Barcelona: The mobile phone industry buzzed with talk of the “next billion” and closer ties with the entertainment business last week as more than 1,000 companies gathered here for one of the biggest telecom trade shows. The “next billion” refers to the next billion handset sales that the giants in the sector expect to come from emerging markets such as India and China.
Closer links, or “convergence” as insiders call it, between telecom groups and entertainment companies are expected to result in more products being made available over the phone.
Supplying games, video, television, music and Internet services from eBay to MySpace are all part of a new strategy to increase revenues per user for telecom groups and provide a new outlet for the entertainment industry.
“We’re ready to collaborate to transform this potential into reality,” declared the CEO of Warner Music at the 3GSM trade show, Edgar Bronfman.
Yahoo vice-president Marco Boerries said the mobile phone was the company’s “top priority” and the chief of Vodafone, Arun Sarin, called for closer links between the phone and fun industries.
“We need to move together, whether it’s Yahoo, Google or Disney, because they’re all coming to our space,” said Sarin, CEO of the world’s biggest mobile phone group.
All agreed that there was still work to do to realise the vision of the mobile phone as a device for entertainment as well as for phoning, emailing and instant messaging.
“Only 8.5% of mobile users use their mobile to buy music, and there are three reasons for that: it’s expensive, it’s complicated and it’s slow,” said Bronfman.
Nick Lane, an analyst for telecoms consultancy Informa, underlined that the industry’s enthusiasm for offering new content had yet to infect the general public.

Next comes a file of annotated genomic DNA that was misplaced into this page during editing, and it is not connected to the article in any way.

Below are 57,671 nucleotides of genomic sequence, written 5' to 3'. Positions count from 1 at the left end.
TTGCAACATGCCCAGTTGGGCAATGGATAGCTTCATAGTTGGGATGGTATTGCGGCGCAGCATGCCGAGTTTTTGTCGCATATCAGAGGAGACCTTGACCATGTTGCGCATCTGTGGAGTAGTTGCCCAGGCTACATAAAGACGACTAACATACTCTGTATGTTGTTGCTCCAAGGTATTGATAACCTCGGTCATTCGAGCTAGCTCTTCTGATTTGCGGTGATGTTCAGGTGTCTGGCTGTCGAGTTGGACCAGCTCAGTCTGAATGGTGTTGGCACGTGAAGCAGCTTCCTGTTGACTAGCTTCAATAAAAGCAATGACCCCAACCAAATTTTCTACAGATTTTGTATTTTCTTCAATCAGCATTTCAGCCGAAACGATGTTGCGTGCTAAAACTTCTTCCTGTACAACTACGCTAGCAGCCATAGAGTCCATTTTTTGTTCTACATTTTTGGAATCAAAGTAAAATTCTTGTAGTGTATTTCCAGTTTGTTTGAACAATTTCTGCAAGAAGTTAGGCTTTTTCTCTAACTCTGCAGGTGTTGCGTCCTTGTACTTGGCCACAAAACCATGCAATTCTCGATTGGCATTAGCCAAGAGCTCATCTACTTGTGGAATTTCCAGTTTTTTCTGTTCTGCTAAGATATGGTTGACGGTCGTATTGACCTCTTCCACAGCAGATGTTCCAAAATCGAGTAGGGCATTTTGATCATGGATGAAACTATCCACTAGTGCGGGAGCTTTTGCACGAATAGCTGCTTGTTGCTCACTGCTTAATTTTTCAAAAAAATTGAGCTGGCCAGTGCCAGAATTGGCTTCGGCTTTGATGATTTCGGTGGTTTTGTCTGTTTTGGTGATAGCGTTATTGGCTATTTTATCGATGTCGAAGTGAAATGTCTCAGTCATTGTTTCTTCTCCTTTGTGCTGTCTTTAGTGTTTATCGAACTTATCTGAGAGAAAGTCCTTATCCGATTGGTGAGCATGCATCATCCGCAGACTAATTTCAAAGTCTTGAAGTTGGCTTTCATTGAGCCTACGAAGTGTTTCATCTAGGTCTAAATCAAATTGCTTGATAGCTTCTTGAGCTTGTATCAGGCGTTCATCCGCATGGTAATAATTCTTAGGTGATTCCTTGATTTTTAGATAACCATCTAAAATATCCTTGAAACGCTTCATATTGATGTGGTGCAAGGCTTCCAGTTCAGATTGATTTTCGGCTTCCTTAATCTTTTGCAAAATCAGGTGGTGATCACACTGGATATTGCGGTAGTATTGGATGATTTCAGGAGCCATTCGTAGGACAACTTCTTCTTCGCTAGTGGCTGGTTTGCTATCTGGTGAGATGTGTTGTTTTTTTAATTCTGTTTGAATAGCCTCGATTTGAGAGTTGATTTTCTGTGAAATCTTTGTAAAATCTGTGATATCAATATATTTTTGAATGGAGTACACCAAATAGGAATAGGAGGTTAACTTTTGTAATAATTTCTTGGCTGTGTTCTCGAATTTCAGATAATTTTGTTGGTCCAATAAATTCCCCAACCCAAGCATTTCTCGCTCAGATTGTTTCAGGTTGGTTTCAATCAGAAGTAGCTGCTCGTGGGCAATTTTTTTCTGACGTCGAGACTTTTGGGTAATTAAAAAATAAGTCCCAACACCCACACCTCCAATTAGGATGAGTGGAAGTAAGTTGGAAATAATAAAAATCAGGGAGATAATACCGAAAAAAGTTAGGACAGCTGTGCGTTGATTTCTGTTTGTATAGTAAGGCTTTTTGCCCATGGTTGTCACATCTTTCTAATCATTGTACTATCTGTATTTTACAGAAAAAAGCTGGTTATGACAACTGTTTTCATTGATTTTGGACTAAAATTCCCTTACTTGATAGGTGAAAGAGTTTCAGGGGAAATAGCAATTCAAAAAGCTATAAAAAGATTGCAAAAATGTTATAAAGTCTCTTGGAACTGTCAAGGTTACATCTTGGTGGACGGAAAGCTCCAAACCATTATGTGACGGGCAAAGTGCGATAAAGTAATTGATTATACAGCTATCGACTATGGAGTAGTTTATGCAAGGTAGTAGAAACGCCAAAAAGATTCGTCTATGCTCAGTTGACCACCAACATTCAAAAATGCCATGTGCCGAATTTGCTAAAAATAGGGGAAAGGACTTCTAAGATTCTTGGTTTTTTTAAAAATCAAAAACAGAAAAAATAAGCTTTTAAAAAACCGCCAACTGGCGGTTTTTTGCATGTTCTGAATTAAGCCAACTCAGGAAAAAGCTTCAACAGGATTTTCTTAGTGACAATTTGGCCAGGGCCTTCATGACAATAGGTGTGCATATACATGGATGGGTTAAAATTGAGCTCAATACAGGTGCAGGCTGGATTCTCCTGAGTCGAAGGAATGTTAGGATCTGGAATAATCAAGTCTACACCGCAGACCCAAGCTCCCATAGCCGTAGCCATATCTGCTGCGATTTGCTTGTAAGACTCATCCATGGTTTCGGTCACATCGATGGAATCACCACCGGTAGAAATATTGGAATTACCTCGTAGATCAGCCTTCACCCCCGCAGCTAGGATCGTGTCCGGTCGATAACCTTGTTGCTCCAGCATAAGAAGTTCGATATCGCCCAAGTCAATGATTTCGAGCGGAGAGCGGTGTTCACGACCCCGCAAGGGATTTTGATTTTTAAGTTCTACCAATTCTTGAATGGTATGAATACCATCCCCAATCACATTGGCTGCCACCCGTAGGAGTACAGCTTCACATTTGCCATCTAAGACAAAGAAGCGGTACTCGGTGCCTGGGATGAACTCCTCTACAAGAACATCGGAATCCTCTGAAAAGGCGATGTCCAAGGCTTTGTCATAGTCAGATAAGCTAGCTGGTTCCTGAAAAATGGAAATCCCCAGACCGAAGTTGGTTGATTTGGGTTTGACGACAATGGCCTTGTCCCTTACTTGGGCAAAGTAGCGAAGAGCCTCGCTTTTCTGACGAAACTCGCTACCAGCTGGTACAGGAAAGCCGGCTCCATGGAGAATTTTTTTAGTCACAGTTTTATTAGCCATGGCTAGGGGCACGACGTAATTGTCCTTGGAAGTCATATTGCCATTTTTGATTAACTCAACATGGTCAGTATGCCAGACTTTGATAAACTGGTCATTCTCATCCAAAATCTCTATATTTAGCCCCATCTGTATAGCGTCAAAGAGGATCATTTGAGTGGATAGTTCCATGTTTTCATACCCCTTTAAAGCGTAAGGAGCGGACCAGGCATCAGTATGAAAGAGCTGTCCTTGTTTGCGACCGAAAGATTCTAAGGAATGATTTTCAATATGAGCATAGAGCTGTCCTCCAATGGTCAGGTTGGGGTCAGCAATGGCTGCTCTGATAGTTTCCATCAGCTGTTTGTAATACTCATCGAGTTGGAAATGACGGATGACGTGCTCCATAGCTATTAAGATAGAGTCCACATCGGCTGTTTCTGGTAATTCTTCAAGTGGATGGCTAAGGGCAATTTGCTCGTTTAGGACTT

“The networks are improving and you’ll finally have (high-speed) broadband Internet on mobile. What’s more, handset functionality is improving,” he said. “But the problem remains the user interface and until that is simplified then consumers won’t find the content.”
The user interface is the system consumers use to navigate to find the services they desire, which at present is often clunky and unclear.
Many now buy ringtones because of their obvious utility, but would they choose their mobile phones to watch television, play games and surf the Internet?
Despite a hailstorm of jargon and new acronyms for the latest technology, the persistent use of the expression “the next billion” stood out at this year’s conference.
With mobile phone markets nearly saturated in the developed world, network operators and handset manufacturers are turning their attention to the fertile ground of emerging countries. Making affordable phones and targeting consumers with smaller budgets have clearly become priorities.
“There are between 2.5 and 2.8 billion people who have a mobile phone: the next billion will come from the high-growth market,” said the strategy director for Motorola, David Taylor, referring to Asia, Africa and the Middle East.
The US handset manufacturer won the GSM Association award for best ultra low-cost phone with its “Motofone” model, a sub-$30 handset for the developing world.
While China was the talk of Barcelona at the 3GSM conference in 2006, India stole the show this year. Vodafone agreed to pay $11.1 billion for Indian operator Hutchinson Essar in the runup to the event, putting the country firmly in the limelight.